The Buffalo Cherry Blossom Festival follows Washington DC’s National Festival and is hoping to attract visitors who will be on their way to Niagara Falls. Those who enjoy the natural beauty of Niagara are bound to also enjoy Buffalo’s beautiful Japanese Garden within the Fredrick Law Olmsted parks system, the first of Olmsted’s renowned plans. 

*More tree planting info: this spring, Kwanzan and Yoshino cherry trees will be offered. For a donation of $500 people can have a tree planted on their own property by a landscaping professional. A share of a tree can be donated to the Japanese Garden of Buffalo and the Olmsted Conservancy (100.00 suggested). Conservancy staff will plant them in Delaware Park around the Japanese Garden. On Sunday May 3 the Cherry Blossom Festival and Conservancy staff will offer a tree planting and maintenance demonstration event in the Japanese garden. For more information, please write buffaloblossoms@gmail.com. Lastly, the WNY Nursery and Landscape Association has given a gift of a beautiful Japanese Maple to the Japanese Garden of Buffalo that will planted in March – thank you to them.

planting cherry tree

Ed Dore and a Glimpse into Upstate’s Community Tree Planting Movement

This is an article, adapted for TAKING ROOT, that I originally wrote for Upstate Gardeners’ Journal in 2013. It’s about the amazing metro-Buffalo-based community tree advocate Ed Dore and how a portion of the upstate community tree planting movement has evolved in the last 15 years. –Michelle Sutton, TR Editor

Ed Dore and a Glimpse into Upstate’s Community Tree Planting Movement

Ed Dore
Ed Dore

When you read here about ambitious and successful volunteer tree planting collaborations in upstate New York, Ed Dore wants you to say not, “Isn’t that great they do that?” but rather, “Hey, let’s do that here!”

Dore owns Dore Landscape Associates in Pendleton, founded in 1982, about half an hour east of Buffalo and one mile east of the Erie Canal. Though he eschews recognition, Ed Dore is highly regarded for his talent in helping volunteer communities of all kinds partner with one another to plant trees in public spaces.

He and his industry colleagues have been involved in community tree planting efforts in earnest since 1999, but Dore tracks the movement back to 1974 when the Western NY State Nursery and Landscape Association (WNYSNLA) planted its first Arbor Day tree. The inaugural tree was planted on Goat Island in the Niagara River, near Niagara Falls.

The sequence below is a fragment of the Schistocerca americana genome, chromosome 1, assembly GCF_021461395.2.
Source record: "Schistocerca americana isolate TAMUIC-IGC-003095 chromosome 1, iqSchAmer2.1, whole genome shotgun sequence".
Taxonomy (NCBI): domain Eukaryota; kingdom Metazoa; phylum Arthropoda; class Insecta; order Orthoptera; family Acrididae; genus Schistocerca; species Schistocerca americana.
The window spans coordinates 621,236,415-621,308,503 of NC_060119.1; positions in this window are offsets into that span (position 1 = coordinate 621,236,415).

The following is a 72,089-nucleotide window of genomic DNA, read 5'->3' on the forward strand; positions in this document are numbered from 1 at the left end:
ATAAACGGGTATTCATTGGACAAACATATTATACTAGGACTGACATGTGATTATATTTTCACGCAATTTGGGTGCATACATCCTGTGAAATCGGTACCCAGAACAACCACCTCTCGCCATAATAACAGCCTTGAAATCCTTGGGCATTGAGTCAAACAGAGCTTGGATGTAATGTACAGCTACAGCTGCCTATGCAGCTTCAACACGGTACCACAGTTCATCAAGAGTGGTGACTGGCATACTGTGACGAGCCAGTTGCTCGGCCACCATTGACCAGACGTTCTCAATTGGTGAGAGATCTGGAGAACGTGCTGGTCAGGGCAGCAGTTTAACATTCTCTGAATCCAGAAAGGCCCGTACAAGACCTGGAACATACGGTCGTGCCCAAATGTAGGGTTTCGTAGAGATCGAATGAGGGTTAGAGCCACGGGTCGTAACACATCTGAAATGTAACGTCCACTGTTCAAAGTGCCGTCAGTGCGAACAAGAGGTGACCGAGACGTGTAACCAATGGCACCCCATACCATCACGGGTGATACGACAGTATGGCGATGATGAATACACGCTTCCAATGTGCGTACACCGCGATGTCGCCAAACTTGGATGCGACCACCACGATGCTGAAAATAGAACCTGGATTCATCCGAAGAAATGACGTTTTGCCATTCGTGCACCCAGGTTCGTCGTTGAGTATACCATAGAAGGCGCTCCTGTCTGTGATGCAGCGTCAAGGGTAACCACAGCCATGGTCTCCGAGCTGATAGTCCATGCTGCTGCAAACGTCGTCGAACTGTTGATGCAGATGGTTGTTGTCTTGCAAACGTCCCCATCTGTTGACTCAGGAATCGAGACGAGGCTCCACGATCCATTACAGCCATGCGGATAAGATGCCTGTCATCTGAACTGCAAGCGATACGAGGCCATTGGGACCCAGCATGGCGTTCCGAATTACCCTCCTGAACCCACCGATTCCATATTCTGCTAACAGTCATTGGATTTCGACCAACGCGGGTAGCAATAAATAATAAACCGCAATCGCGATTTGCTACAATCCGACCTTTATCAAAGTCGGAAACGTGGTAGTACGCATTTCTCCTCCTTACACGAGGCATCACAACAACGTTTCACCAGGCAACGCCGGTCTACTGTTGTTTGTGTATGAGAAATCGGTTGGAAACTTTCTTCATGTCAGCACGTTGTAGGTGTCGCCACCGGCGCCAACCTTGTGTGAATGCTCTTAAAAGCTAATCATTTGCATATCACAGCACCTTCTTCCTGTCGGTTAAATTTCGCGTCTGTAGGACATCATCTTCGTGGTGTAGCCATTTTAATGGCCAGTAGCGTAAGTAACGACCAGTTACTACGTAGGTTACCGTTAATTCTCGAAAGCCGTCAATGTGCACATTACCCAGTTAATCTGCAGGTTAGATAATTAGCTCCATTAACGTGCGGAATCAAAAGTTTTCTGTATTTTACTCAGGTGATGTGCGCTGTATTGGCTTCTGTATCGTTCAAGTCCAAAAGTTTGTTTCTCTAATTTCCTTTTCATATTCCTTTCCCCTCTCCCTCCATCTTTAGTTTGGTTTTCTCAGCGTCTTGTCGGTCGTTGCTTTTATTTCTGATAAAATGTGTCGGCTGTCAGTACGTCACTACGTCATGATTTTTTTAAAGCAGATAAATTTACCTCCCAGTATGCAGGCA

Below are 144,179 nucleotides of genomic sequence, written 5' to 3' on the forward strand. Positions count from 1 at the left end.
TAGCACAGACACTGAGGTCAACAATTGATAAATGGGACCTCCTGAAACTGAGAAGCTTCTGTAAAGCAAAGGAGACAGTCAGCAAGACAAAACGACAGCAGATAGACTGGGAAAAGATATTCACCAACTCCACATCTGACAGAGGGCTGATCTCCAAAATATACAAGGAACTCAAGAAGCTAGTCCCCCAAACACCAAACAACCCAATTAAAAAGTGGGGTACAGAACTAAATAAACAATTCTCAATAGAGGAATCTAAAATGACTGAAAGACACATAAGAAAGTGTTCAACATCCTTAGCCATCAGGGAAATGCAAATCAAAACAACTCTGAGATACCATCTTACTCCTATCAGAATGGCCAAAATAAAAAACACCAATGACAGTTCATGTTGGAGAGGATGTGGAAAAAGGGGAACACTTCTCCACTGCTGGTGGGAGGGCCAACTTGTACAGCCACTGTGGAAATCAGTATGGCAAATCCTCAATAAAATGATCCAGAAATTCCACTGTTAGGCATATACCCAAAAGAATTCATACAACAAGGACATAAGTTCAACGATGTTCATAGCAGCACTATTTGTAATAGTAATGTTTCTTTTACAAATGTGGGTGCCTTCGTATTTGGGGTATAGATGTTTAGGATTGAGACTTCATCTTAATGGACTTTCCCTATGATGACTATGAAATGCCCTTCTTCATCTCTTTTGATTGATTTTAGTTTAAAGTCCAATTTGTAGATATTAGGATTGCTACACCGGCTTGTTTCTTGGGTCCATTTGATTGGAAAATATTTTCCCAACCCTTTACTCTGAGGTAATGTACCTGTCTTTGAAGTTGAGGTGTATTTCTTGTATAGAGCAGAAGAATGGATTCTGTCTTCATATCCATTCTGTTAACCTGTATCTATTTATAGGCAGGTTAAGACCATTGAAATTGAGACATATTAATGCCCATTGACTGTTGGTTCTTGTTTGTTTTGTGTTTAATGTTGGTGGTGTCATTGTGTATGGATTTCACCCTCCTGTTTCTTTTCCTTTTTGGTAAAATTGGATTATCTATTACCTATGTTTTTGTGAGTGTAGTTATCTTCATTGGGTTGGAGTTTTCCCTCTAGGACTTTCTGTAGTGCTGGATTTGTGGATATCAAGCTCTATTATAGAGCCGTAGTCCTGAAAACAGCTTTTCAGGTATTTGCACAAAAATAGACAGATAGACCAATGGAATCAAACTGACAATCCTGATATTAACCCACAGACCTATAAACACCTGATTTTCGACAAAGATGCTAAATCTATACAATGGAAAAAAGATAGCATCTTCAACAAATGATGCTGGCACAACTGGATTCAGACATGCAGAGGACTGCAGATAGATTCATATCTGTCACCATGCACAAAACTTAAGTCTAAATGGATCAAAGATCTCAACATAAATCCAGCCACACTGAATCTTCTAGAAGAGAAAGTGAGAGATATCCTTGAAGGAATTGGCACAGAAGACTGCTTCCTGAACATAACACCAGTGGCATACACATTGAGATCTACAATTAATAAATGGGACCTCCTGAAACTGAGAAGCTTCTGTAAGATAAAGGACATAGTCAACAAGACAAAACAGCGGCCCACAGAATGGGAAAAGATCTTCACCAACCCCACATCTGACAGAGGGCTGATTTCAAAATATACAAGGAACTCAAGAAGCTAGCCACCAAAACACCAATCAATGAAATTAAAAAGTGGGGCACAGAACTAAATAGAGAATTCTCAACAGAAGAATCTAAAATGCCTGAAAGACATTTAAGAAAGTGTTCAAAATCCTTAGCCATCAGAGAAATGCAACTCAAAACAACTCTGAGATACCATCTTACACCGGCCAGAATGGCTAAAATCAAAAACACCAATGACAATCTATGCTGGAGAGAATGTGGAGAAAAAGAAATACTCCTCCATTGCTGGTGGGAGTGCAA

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Essential and Updated: The Cornell Woody Plants Database

Like me, you may have a dog-eared, well-worn copy of the Urban Horticulture Institute’s (UHI) Recommended Urban Trees: Site Assessment and Tree Selection for Stress Tolerance. Another fantastic resource for urban foresters and UF volunteers that has just been updated is the Cornell Woody Plants Database.

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Nina Bassuk says, “What makes the site unique is its focus on matching woody plants to site conditions, a feature sometimes lacking on other plant selection sites and a consideration that is sometimes lost in the design and plant selection process.” With its extensive image collection and cultural information, the site is also very useful for woody plant ID and study.

Each entry includes ultimate size and shape, USDA Hardiness Zone, light requirement, salt tolerance, moisture tolerance range, insect and disease considerations, and key ornamental features. Impressively, each entry has Nina voicing a short audio lesson that reinforces ornamental and ID features. Nina says this is a work in progress, as she is re-recording some of the entries for better audio quality.

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There is a Course Plant Walk section, which you can use to find a series of plant walks through the beautiful Cornell campus based on different criteria like species (e.g., oaks, maples, and rosaceous and flowering trees) or tolerances (e.g., dry site and wet site trees); click on Maps to see the walk route.

The database was originally the outgrowth of the year-long joint Horticulture/Landscape Architecture (LA) course, “Creating the Urban Eden,” taught by UHI Director Nina Bassuk and Dept of LA Chair Peter Trowbridge.

The site had modest beginnings as an “online textbook” circa 2000. The first version consisted of a FileMaker Pro database running on the Cornell network from a Mac under a desk in the main offices of the Department of Landscape Architecture. Since then, the site has grown significantly more sophisticated with three major revisions that added additional features and functionality. The most recent upgrade was supported by a SUNY Innovative Instruction Technology Grant in 2013.

Check out the Cornell Woody Plants Database!

A young 'Canada Red' Prunus virginiana
A young ‘Canada Red’ Prunus virginiana

NYS DEC Cost Share Grants & The Fayetteville Example

Trees in Fayetteville's Beard Park were pruned as part of the Village's successful grant. Photo by Kristen Pechacek
Trees in Fayetteville’s Beard Park were pruned as part of the Village’s successful grant. Photo by Kristen Pechacek

About the NYS DEC Cost Share Grant Program

NYS DEC is committed to providing support and assistance to communities in comprehensive planning, management, and education to create healthy urban and community forests and to enhance the quality of life for urban residents through its Cost Share Grant program.

The availability of the next round of funds will be announced in late spring 2015, and the due date for applications provided at that time. At least $900,000 in grants will be available to municipalities, public benefit corporations, public authorities, school districts and not-for-profit organizations that have a public ownership interest in the property or are acting on behalf of a public property owner.

Communities may request from $2,500 to $50,000, depending on municipal population. Funds are made available from the Environmental Protection Fund and will be managed and allocated by DEC.